Australian IP amendments go to House
Australian lawyer, patent attorney & IP strategy consultant Duncan Bucknell has posted a note on the Intellectual Property Laws Amendment Bill 2006, which was introduced yesterday into the House of Representatives of the Australian Commonwealth Parliament. Proposed amendments to the Patents Act include (i) clarification of the prior use defence to infringement; (ii) compulsory patent licences being ordered under the Trade Practices Act; (iii) the possibility of exemplary damages for patent infringement; (iv) a Bolar provision (a defence to pharmaceutical patent infringement in respect of unauthorised activities directed to obtaining regulatory approval). Duncan's note contains links to all relevant legislative materials and press releases.
The IPKat likes Duncan's website, which is a model of clarity compared with some he visits.
A miracle for a client
IPKat friend and IP/IT enthusiast Justin Patten (Human Law) reports that his client, artist Ed Miracle, has settled his copyright infringement claim against the publishers of Thomas Friedman's The World is Flat, which misappropriated one of his paintings ("I Told You So", left) for the front cover. Details of Justin and of the case itself can be found on his blog here.
Blizzard sued by WOW guide author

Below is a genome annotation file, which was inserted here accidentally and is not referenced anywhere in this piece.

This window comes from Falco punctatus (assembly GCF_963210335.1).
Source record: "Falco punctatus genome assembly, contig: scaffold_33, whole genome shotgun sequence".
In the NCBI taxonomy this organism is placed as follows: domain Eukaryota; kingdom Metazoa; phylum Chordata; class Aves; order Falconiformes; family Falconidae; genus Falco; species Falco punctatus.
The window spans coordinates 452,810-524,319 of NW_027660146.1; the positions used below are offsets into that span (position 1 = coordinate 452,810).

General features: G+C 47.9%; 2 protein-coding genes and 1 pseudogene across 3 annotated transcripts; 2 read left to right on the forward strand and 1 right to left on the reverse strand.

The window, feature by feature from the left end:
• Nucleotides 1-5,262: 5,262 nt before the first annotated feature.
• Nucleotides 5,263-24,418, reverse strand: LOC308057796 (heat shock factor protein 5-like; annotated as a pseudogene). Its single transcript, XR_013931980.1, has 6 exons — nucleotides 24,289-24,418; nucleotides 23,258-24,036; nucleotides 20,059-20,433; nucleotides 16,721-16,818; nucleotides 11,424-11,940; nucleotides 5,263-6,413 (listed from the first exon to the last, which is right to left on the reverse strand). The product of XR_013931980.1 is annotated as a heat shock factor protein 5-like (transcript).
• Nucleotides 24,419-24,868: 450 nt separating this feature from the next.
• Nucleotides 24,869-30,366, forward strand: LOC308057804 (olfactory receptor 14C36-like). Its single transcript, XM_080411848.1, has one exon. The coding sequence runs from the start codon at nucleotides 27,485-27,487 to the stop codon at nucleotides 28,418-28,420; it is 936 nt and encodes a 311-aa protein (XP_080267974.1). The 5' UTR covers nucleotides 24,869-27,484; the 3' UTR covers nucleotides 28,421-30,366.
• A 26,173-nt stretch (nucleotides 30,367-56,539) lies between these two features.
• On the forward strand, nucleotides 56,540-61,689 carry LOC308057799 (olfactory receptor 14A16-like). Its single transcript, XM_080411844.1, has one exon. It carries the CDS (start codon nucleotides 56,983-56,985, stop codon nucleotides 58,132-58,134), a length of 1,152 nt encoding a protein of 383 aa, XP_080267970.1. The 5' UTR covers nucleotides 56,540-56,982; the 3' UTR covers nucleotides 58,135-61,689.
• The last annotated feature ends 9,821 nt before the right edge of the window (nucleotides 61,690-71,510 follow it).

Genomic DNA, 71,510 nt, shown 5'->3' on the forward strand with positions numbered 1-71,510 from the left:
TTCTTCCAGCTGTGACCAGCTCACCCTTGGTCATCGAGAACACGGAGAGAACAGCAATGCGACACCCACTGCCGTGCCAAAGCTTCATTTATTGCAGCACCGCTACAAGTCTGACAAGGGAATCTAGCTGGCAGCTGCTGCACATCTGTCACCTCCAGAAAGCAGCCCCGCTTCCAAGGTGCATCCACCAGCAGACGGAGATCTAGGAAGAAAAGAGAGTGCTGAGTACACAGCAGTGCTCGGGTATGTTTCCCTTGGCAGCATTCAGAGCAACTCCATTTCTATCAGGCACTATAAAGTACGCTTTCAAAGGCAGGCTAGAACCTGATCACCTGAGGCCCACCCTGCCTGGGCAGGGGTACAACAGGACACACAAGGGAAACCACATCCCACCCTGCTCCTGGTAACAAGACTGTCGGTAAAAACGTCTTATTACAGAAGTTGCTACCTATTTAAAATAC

IP scholar and games enthusiast Yee Fen Lim has drawn the IPKat's attention to this news item from Gamespot on a dispute between Blizzard Entertainment, its parent company Vivendi Universal and the Entertainment Software Association (ESA) and 24-year-old Brian Kopp of Bronson, Florida as to whether eBay should be ordered to stop auctions of Kopp's book "The Ultimate World of Warcraft Leveling & Gold Guide", this being a manual for players of a massively multiple online role-playig game (MMORPG) with wizards, warriors and monsters that has attracted a following of six million subscribers worldwide since it debuted in 2004.
Blizzard, Vivendi and the ESA repeatedly sent eBay takedown notices under the Digital Millennium Copyright Act, citing copyright and trade mark infringements. The auction giant's general policy is to halt auctions when it receives such complaints and to suspend a user's account after it racks up a certain number of warnings. Kopp, who denies infringement, continues to sell the book through another website. The dispute continues.
Friday, 31 March 2006
Posted by Jeremy at 08:54:00